The “G-Cloud” project then morphed into a combination of data centre consolidation and virtualisation – until it became apparent that this would offer limited financial benefit. During 2011, we saw the government recognise that both short and long-term benefits would come only from making use of widely available and mass-market software-as-a-service solutions delivered through public clouds. G-Cloud was then relaunched as a catalogue of apps from which the public sector could buy SaaS solutions.

What of the security concerns associated with public clouds? Because security is built in to true SaaS solutions from the ground up, the public cloud multi-tenant model is actually likely to be much more secure than a “private cloud” that’s rebadged hosting. Once someone has gained access inside a traditional hosted environment, they can more easily wander around at will. So “private cloud” solutions that are really rebadged traditional hosting will not only fail to deliver the cost and scalability benefits of cloud computing but will also not provide the high level of security companies are seeking by going “private”.

That the UK government is willing to entrust its operations to public clouds confirms that “public cloud” is secure. Major players in other highly-regulated industries who handle extremely sensitive data are also confirming “public clouds” meet their security needs. For example, Spanish banking giant BBVA recently struck a deal to roll out Google Apps for Business to 110,000 users. So there really is no reason to settle for a “private cloud” that’s just old-fashioned hosting masquerading under a new name.

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David McLeman is the Managing Director of Ancoris, a leading providerof cloud computing and enterprise security management solutions and one of the UK’s leading Google Enterprise Partners. David has an extensive background in Internet services and IT service management having held senior European management positions with opensystems pioneer Sequent (now IBM), Data General (now EMC) and service level management specialists NetIQ. David has been involved with Software-as-a-Service since 1999 when he was part of the executive team at Netstore, the UK's first "Application Service Provider", delivering multi-tenanted hosted messaging services based on Microsoft Exchange.

  • Mscrowley

    As a person working for one of the providers you’re referring to

  • Mscrowley

    Sorry for the double post. 

    As a person working for one of the providers you’re referring to, I would agree with your premise.  Many IT providers provide “cloud” offerings, and at the end of the day, it’s a VM on shared or dedicated infrastructure. But I would also say that the market is forcing us to use and abuse the cloud moniker.  So many companies, large and small, want to know about “going to the cloud”.  Most companies do not need the huge bounds of scalability that “cloud” really gives you.  They don’t need to be able to spin up 100 instances of a system on demand.  They really only need a few servers, with scalability without CapEx every time they want to grow.  I would say that a VM on a shared or dedicated infrastructure (at least the way we deliver it) is “cloud enough” for them.  It meets their needs for security, scalability, and cost.  While they can’t spin up 100 new VMs in a day, they can double the size of the infrastructure within a week, and then shrink it down later if they need to.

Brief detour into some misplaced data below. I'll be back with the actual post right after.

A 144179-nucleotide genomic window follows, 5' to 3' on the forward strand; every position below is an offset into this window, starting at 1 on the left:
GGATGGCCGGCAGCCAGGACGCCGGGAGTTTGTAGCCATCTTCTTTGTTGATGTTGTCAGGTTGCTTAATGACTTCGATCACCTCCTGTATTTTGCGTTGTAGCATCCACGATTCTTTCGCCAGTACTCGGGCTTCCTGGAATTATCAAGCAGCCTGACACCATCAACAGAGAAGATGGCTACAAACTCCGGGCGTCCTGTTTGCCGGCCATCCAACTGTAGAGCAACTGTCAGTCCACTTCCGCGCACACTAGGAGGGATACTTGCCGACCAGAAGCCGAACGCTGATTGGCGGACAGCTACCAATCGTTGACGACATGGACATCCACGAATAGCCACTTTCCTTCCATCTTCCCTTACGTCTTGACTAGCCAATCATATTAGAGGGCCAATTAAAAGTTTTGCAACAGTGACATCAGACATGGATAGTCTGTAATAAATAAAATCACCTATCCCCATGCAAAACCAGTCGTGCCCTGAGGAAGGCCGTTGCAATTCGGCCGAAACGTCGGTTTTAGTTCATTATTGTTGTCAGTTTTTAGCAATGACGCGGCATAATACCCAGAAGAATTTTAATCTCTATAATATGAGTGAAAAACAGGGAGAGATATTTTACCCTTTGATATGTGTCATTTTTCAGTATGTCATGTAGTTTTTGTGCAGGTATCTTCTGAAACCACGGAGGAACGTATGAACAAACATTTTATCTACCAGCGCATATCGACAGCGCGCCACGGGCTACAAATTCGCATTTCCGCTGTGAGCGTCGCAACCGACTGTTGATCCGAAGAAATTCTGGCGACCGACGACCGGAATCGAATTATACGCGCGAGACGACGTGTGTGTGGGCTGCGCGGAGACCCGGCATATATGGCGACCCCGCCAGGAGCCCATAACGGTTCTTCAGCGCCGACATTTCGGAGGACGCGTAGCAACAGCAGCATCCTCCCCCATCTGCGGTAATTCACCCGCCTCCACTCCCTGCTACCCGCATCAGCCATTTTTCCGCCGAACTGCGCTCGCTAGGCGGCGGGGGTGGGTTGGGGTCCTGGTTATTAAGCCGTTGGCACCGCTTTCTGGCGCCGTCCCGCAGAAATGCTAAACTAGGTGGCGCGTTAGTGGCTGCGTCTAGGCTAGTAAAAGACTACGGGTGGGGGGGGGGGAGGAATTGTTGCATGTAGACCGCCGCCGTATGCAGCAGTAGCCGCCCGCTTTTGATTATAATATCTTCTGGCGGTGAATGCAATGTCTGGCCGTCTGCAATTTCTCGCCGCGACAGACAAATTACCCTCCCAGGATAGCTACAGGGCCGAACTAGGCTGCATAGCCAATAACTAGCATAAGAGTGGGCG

So, I would agree that yes, some IT providers are describing a traditional VM hosting model as “cloud”.  But I would also say that’s all that some customers require.  It’s only settling if you need or want more.

  • Scott Martin33

    A great and poignant article. In a lot of cases the term “cloud” is nothing more than a marketing catch phrase. It’s the same old same old. An interesting case with the UK Goverment with G-Cloud. My one question is in regards to the public cloud are there not concerns over where the data actually resides? ie residing in a data centre let’s say in the U.S. and subject to U.S. law like the patriot act.

  • Ray Allen

    Well done for making the point. Too many IT professionals are presenting themselves as cloud advocates when as you say it’s little more than rebadged hosting.